US election’s knock on effects for NZ beef in Japan

The new President-Elect of the United States, has played the biggest Trump card of all. It’s too early to tell whether the result of the US election will impact on New Zealand’s NZ$1.7 billion worth of red meat exports, predominantly beef, to the country. While there’s no immediate impact evident, the red meat industry is  watching to see what happens with the wider trade access ripples, especially in Japan.

James Parsons, B+LNZ chairman.
James Parsons, B+LNZ chairman.

The election is an interesting turn of events, says Beef + Lamb NZ Ltd chairman James Parsons.

“New Zealand has good access into the US already for beef and sheepmeat, consequently the US is New Zealand’s largest meat market by a large margin.  We can expect that access to continue,” he believes.

According to the Meat Industry Association (MIA), nearly 202,000 tonnes of New Zealand beef, mainly for manufacturing, worth over NZ$1.3 billion was exported there in the year to end September 2016. At $74.4 million, the market also ranked sixth in the top 10 most valuable markets for co-products. The volume of New Zealand lamb exported to the US is lower, but still worth $262.8 million during the same period, Beef + Lamb NZ figures show.

Beef processing has yet to start this season and the meat companies will be gauging activity over the next month or so to work out what this latest new scenario will mean for trade.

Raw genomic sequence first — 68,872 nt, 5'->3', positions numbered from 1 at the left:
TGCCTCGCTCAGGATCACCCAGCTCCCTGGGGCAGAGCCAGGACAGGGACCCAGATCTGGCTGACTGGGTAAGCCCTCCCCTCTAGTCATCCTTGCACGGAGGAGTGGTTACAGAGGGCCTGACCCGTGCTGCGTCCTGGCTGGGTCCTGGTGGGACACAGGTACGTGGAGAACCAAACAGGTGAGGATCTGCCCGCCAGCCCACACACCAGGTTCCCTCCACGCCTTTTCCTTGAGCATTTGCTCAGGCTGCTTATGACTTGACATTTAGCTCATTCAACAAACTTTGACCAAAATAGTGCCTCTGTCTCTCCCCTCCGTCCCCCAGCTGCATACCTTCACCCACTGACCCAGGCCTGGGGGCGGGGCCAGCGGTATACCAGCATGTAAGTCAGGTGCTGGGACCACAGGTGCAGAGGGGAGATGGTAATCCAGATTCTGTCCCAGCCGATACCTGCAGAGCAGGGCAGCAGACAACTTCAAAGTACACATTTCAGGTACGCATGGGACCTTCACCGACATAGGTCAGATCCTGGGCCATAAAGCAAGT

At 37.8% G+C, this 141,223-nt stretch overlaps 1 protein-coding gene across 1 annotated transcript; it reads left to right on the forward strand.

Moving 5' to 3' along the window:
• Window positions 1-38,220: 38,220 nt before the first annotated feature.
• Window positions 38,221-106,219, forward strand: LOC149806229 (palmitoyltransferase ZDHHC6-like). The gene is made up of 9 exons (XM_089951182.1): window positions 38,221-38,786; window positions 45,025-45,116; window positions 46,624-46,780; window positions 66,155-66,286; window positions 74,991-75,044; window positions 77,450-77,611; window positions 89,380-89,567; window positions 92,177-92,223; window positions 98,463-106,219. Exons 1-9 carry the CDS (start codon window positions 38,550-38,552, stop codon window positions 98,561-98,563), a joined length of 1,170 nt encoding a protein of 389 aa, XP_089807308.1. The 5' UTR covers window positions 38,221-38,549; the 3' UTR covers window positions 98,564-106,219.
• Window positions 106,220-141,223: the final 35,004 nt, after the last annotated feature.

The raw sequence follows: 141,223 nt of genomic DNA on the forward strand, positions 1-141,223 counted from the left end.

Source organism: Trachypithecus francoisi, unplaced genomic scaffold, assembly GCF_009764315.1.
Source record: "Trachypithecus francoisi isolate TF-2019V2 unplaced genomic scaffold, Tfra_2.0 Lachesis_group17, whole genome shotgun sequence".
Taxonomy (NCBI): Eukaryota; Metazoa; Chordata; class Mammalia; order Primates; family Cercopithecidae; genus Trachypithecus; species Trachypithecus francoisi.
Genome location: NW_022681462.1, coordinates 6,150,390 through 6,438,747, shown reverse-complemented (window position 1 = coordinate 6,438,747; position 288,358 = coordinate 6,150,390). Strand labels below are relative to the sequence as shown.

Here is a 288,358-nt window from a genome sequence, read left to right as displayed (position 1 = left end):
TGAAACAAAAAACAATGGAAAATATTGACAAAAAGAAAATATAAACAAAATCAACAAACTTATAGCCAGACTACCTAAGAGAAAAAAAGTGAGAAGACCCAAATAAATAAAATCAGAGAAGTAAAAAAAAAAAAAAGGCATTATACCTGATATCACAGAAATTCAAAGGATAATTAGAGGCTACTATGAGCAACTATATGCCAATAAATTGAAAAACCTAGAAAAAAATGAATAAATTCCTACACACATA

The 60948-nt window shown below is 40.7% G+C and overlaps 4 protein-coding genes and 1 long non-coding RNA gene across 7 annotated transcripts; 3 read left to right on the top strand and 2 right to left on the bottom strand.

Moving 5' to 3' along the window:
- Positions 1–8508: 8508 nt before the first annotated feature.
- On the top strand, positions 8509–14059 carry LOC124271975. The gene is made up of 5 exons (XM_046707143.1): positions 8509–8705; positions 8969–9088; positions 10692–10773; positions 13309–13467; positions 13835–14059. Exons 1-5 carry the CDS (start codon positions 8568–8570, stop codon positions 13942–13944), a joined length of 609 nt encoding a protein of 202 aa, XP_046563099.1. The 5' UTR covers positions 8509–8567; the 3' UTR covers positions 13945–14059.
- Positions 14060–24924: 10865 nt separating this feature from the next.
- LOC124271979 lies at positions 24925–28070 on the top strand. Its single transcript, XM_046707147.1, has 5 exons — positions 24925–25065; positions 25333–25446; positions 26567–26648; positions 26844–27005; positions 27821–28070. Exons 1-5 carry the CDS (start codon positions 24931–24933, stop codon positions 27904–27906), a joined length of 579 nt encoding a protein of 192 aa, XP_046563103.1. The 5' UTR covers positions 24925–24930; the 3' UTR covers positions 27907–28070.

Beef – short to medium term concern about scope for trade liberalisation

Trump is unlikely to do any freewheeling backflips on anti-Trans-Pacific Partnership (TPP) promises he made during the campaign, so it’s clear that the free trade ship is badly holed. If it does manage to stay afloat, the SS TPP might have to continue without the US, or maybe renamed to the ‘Pacific Partnership’.

Sirma Karapeeva, MIA trade and economic manager.
Sirma Karapeeva, MIA trade and economic manager.

MIA trade and economic manager Sirma Karapeeva echoes Parson’s thoughts in that she expects US market access to continue, but says the trade association’s short to medium term concerns are with the potential impact on the scope for further trade liberalisation, including ratification of the TPP agreement.

“If there is a significant delay in the ratification of  TPP, this will impact on the beef and sheep sector, not so much into the US (as the US tariffs are already relatively quite low) but most importantly on our beef exports to countries like Japan,” she says.

She points to estimates that if/[when] fully implemented, TPP would significantly reduce the current Japan beef tariff from 38.5 percent to nine percent over 16 years, providing safeguard levels are not exceeded.

“This equates to a 77 percent reduction in Japan’s tariff for beef which is the lowest beef tariff Japan would have agreed to in any trade agreement. If Japan’s tariff reductions on beef are realised, the saving to New Zealand exporters are estimated at NZ$18 million on entry into force and NZ$48 million in duties per year after 16 years.

“TPP would have put us on an equal playing field in the Japan market particularly as the free trade agreement between Japan and Australia entered into force on 15 January 2015 and now Australia now enjoys an eight percent advantage over New Zealand in the market for chilled beef and eleven percent for frozen beef.  This has already had an impact on our exports which will likely magnify as time goes on as the tariff on Australian beef imports goes down,” notes Karapeeva.